One look at her on screen and you know she’s going to make it big. In an age when drop dead gorgeous looks are slowly losing their charm in regional cinema, Urmila Mahanta’s next-door-girl good looks seem to work wonders for her budding career.
“I’m actually Assamese and am from Sonapur in Kamrup district, though I’ve spent a large part of my growing up years in Mumbai. I was studying in a film institute in Pune, when on a visit to Goa for a film festival, I bumped into Balaji sir. He seemed to take a liking to how I looked and told me that he’d cast me in his next film. Obviously, I didn’t take him too seriously, but soon enough I was being called for auditions to Chennai,” opens Urmila as we speak to her on a sunny Sunday afternoon.
Call it luck or perseverance and true talent, but Urmila was one of the few faces to be selected for the film, post a wide talent search that lasted over two years. “The auditions were rigorous and that convinced me of the director’s mettle. His method of auditioning was as real as it could have got! We were asked to wear our costumes and then walk into the streets of Chennai and interact with the common people. Temples, the Railway Station, markets — you name it and we were shot there, obviously using hidden cameras. Even after such a gruelling audition, I was informed of having bagged the role only ten days before shooting started. It was an experience in itself!” she continues.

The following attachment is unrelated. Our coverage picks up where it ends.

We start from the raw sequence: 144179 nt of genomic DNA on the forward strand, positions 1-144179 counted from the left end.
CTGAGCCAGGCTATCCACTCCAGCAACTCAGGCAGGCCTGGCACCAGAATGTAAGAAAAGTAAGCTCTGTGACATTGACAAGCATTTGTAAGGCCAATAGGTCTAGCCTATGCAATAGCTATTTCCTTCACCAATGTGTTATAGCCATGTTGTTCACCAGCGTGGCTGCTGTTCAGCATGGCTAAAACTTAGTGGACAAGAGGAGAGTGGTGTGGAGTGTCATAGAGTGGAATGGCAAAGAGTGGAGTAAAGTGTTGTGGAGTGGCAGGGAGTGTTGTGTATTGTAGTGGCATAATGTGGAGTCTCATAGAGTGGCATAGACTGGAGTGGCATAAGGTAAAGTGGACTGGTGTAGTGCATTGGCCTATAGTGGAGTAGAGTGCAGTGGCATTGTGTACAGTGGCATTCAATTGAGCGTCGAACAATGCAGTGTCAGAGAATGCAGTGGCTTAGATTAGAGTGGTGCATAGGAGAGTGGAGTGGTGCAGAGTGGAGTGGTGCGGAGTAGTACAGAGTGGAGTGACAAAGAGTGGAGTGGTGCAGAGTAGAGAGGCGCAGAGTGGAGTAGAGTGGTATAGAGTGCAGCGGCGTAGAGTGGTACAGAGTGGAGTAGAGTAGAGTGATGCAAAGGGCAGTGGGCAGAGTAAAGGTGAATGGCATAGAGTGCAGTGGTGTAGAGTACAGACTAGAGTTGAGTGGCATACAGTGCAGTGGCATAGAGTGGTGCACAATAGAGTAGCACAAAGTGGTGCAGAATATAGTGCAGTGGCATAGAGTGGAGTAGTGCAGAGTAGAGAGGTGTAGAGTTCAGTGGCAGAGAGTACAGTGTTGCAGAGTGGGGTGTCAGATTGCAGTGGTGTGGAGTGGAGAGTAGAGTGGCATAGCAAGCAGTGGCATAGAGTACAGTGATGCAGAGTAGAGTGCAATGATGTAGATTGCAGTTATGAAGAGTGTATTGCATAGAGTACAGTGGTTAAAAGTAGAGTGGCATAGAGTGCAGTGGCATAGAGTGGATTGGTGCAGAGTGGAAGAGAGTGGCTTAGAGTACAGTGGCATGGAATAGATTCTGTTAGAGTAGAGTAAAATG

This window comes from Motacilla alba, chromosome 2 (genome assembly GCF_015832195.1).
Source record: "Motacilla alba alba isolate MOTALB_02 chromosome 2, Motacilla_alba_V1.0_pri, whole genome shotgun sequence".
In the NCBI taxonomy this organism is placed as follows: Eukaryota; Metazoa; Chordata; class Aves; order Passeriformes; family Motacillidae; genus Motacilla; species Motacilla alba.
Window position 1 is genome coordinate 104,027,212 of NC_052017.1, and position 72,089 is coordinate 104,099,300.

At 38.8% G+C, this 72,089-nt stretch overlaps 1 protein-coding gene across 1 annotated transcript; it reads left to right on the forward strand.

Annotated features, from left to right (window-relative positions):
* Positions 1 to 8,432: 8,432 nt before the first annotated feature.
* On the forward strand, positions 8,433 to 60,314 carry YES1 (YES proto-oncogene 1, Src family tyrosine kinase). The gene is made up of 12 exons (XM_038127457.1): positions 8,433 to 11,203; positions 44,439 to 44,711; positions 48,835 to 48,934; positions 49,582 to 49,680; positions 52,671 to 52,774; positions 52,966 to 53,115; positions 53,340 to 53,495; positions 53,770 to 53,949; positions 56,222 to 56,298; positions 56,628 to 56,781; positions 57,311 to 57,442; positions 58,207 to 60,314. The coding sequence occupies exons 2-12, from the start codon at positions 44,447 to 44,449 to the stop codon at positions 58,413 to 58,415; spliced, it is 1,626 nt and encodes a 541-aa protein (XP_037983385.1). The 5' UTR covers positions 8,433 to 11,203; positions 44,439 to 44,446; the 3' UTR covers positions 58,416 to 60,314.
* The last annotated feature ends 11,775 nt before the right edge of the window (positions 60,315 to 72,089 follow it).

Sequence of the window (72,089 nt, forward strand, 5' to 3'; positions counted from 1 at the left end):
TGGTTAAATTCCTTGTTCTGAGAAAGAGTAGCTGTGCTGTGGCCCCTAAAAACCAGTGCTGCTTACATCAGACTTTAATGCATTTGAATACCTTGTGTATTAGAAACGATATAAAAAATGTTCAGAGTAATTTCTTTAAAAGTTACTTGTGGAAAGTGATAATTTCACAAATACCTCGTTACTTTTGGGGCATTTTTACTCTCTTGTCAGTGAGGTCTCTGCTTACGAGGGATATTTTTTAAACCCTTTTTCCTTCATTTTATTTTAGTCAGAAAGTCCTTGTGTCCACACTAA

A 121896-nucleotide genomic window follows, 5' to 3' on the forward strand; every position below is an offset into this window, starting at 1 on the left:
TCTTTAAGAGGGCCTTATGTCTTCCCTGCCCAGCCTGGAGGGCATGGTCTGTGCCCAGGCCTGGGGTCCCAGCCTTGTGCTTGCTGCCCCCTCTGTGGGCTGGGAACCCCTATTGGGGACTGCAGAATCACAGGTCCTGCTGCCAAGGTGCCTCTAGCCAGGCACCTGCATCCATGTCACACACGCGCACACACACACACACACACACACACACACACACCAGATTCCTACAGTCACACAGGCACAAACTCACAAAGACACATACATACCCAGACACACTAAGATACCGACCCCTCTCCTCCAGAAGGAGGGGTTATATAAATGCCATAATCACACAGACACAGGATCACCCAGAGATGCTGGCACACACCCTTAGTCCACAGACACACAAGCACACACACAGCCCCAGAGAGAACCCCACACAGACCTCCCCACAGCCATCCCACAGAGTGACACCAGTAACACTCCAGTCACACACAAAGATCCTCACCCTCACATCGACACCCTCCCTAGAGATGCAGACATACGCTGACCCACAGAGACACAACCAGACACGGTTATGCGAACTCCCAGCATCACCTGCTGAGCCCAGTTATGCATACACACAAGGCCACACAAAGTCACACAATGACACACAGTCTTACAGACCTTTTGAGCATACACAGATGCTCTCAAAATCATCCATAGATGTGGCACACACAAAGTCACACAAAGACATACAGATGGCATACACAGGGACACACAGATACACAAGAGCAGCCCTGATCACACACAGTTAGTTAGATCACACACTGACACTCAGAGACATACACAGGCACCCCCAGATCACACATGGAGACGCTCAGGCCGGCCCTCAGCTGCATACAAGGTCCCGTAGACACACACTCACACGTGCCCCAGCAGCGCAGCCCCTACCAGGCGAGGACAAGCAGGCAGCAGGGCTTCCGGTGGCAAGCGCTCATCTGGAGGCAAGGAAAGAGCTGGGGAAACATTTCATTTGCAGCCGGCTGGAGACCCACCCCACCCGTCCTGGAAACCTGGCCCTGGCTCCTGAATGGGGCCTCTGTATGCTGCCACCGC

Ten days! We ask, surprised. “Yes, just ten days and I packed my bags and said ‘this is it!’. I was sent to a slum to imbibe the qualities someone like my character Jothi would possess, but the two days allotted was really nothing. If my character came across as being real, it’s all thanks to Balaji sir’s direction and the freedom he gave me in playing around with the character,” Urmila explains.
Suddenly we realise that Urmila is actually Assamese and so her dialogues must have been dubbed. Urmila minces no words, answering, “I was dubbed and would love to meet and thank my dubbing artist for making me look so convincing. I do not know Tamil and so I tried as much as I could to seem fluent in the language when mimicking the lines — it’s come out pretty well and that’s all I could ask for. Vazhakku… was the best decision I ever made.”
Frank, sorted out and convinced of her love for roles filled with conviction, we ask Urmila if the rumours about the remake of the movie into Hindi are true. “I just heard about it too and it seems exciting, though I haven’t been approached as yet for a remake,” she says, and we continue, asking her about her rumoured Hindi debut. “Well, there is something happening, but I’ve been asked to not talk about it and I shall do just that,” she laughs and concludes are quick chat.
With actors like Urmila making their way into the regional film industries and their films doing commercially well, we wonder if Bollywood will soon take notice and possibly take cue?